With Pa. Facing ‘critical shortage,’ state physician general issues call for donations
Physician General Dr. Denise A. Johnson speaks with the press. Pennsylvania Physician General Dr. Denise Johnson and Patrick Bradley, President and CEO of the Central Pennsylvania Blood Bank, expressed their growing concern over the dramatically decreasing number of volunteers who regularly donate blood, during a news conference highlighting the critical need for blood donation across the commonwealth. February 03, 2022 – Hummelstown, Pa
HUMMELSTOWN, Pa. – Pennsylvania is in critical need of blood donations following months of decline during the COVID-19 pandemic, state health officials and blood bank leaders said Thursday.
Speaking to reporters from the Central Pennsylvania Blood Bank in suburban Harrisburg, state Physician General Dr. Denise Johnson said the commonwealth is experiencing a shortage in its blood supply and urged eligible residents to donate blood.
“An adequate supply of blood is essential to ensure Pennsylvanians have safe, continuous access to the highest quality of healthcare,” Johnson said. “I encourage all Pennsylvanians to consider giving blood.”
Blood donations are needed to provide blood transfusions for a variety of medical treatments, including during major surgeries, cancer treatments, and in the treatment of traumatic injuries and chronic illnesses.
Johnson blamed the shortage on the abrupt cancellation of blood drives at schools and community centers across the commonwealth due to COVID-19 outbreaks.
“The critical shortage of blood across Pennsylvania and the nation is still a major concern as COVID-19 has prevented some donors from giving blood and impacted the scheduling of blood drives,” Johnson said, adding that the dwindling supply and hindrance of COVID-19 has left the state in a “very difficult position.”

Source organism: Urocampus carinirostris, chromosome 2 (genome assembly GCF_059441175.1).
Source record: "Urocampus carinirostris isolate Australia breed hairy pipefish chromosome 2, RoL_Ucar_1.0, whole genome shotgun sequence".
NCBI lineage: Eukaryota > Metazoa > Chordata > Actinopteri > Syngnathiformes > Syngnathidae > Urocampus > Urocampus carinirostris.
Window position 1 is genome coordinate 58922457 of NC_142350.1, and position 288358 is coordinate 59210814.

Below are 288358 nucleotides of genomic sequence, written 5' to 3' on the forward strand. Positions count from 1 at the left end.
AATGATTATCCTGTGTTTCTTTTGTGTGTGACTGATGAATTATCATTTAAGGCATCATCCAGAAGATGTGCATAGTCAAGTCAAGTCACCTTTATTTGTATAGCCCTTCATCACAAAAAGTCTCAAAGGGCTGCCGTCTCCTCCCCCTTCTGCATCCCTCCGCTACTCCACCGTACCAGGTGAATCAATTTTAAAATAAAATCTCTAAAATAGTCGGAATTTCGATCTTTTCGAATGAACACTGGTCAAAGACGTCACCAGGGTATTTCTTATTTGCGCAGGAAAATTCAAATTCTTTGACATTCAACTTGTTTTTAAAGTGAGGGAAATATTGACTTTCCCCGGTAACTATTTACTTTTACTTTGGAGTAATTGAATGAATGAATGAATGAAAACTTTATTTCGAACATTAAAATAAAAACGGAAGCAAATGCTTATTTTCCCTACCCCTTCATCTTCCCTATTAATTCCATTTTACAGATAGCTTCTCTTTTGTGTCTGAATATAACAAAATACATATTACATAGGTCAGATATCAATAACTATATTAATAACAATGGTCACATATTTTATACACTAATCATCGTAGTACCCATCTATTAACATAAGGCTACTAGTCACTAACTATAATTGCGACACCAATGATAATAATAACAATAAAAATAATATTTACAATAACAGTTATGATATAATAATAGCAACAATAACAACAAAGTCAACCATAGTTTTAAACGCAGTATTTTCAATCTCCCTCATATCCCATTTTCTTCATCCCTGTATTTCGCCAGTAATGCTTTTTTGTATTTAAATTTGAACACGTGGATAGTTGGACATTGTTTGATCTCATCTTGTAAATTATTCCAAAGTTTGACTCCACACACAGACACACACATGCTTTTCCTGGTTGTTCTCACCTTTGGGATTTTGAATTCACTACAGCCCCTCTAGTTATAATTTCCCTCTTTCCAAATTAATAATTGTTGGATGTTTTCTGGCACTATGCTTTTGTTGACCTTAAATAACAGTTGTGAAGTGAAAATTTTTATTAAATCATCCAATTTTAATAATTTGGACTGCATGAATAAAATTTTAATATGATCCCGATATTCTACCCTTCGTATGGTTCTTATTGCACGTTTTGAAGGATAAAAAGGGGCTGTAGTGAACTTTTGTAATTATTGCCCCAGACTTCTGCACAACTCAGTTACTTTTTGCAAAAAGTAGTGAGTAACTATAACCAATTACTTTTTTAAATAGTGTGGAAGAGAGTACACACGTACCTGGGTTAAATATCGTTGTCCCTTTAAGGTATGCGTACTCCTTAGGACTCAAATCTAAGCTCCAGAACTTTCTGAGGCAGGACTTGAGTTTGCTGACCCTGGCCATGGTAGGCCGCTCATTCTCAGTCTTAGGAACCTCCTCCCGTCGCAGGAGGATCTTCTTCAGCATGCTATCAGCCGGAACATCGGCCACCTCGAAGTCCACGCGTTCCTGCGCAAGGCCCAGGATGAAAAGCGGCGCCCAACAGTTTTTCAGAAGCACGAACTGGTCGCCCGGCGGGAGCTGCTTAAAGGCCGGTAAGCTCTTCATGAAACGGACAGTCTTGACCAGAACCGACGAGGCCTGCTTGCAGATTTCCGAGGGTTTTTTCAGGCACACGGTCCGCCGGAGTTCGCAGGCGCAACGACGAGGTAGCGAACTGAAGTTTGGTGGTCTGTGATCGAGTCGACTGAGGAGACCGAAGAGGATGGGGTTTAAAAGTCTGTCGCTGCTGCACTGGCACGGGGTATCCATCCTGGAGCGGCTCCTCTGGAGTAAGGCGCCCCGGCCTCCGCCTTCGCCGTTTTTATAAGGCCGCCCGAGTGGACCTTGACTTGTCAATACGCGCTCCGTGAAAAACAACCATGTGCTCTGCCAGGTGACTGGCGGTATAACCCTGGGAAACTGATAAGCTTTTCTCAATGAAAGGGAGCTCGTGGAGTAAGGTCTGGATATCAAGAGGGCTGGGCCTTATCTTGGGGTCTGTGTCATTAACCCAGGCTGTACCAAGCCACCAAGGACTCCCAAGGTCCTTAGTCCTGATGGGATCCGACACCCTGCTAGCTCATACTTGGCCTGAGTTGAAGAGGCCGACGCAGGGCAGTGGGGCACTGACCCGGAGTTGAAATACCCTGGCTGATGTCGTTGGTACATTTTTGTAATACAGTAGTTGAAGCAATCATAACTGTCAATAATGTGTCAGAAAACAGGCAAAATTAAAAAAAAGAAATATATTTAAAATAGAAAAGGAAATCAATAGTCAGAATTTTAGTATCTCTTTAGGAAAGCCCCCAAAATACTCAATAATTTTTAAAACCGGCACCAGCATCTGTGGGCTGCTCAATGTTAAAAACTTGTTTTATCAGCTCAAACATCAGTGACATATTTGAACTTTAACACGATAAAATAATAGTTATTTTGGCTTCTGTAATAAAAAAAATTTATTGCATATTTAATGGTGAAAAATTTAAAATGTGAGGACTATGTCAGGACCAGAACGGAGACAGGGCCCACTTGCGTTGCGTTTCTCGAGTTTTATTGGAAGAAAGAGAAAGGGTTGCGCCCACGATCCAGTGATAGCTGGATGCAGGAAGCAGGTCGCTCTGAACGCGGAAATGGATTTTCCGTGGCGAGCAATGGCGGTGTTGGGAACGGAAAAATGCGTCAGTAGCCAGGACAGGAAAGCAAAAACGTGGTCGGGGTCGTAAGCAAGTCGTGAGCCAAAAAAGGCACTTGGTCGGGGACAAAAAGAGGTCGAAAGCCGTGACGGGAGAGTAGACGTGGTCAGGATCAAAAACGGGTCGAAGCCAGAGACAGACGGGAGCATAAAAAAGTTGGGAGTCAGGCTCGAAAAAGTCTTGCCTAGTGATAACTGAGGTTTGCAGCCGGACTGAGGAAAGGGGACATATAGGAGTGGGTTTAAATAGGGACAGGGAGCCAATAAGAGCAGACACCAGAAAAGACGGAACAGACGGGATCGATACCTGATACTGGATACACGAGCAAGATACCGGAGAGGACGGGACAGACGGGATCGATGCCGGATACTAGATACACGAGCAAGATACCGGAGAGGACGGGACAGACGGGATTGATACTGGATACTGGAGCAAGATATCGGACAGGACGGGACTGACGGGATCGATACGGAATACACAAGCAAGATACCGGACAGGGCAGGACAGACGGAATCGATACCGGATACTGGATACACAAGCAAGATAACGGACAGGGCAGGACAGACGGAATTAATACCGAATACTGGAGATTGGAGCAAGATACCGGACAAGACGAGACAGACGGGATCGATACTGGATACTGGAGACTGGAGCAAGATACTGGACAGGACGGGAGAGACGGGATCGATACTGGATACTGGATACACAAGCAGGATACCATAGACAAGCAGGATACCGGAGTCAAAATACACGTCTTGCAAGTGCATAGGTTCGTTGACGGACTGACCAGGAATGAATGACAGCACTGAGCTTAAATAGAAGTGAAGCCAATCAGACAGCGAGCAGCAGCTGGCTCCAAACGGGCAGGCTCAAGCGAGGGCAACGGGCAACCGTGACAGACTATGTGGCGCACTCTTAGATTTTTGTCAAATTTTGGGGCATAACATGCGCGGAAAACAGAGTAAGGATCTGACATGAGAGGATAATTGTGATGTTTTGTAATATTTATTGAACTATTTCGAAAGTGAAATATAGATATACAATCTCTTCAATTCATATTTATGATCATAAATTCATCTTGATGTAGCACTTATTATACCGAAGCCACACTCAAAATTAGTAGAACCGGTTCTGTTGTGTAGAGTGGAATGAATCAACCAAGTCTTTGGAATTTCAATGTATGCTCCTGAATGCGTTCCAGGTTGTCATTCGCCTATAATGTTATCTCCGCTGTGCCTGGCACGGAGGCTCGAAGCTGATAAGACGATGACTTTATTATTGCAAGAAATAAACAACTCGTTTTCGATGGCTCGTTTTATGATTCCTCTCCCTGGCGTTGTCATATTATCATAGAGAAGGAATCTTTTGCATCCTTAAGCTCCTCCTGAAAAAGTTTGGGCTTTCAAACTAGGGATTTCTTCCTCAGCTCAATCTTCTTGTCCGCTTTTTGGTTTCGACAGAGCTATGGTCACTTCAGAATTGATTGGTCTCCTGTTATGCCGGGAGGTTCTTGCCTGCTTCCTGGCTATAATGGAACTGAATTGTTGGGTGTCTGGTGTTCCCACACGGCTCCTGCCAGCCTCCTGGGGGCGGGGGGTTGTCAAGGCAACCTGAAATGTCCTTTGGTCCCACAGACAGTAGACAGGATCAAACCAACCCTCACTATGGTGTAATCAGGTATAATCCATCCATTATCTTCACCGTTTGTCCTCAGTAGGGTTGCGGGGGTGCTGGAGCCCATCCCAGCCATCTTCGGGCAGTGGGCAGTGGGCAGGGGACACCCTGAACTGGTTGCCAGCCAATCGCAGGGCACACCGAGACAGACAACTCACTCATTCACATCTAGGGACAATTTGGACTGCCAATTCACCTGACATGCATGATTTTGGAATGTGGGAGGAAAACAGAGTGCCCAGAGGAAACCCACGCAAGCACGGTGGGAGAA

Patrick Bradley, president and CEO of the Central Pennsylvania Blood Bank, said another cause for the shortage is the lack of phlebotomists, the technicians who draw blood.
“A significant factor contributing to blood shortages is a decrease in the amount of people entering the field of phlebotomy,” Bradley said. “There is a high demand for these positions as it requires a unique skillset. To help with this challenge, Pennsylvania blood centers provide the necessary education and training to begin a career in phlebotomy.”
The Central Pennsylvania Blood Bank, which provides blood to 21 hospitals in the Greater Harrisburg region, said it is currently only filling 70 percent of hospital blood requests.
“We’ve been struggling mightily,” Bradley told reporters.
Explaining just how dire the situation is, Bradley said that between December 2021 and January 2022, the bank only saw about half of the 250 donors needed each day to fulfill 100 percent of hospital blood requests.
Individuals recovering from COVID-19 can donate blood 10 days after symptoms reside, according to Food & Drug Administration guidance.
Additionally, individuals who wish to donate blood must be:
- In good health,
- Age 16 or older,
- Weigh at least 120 lbs.
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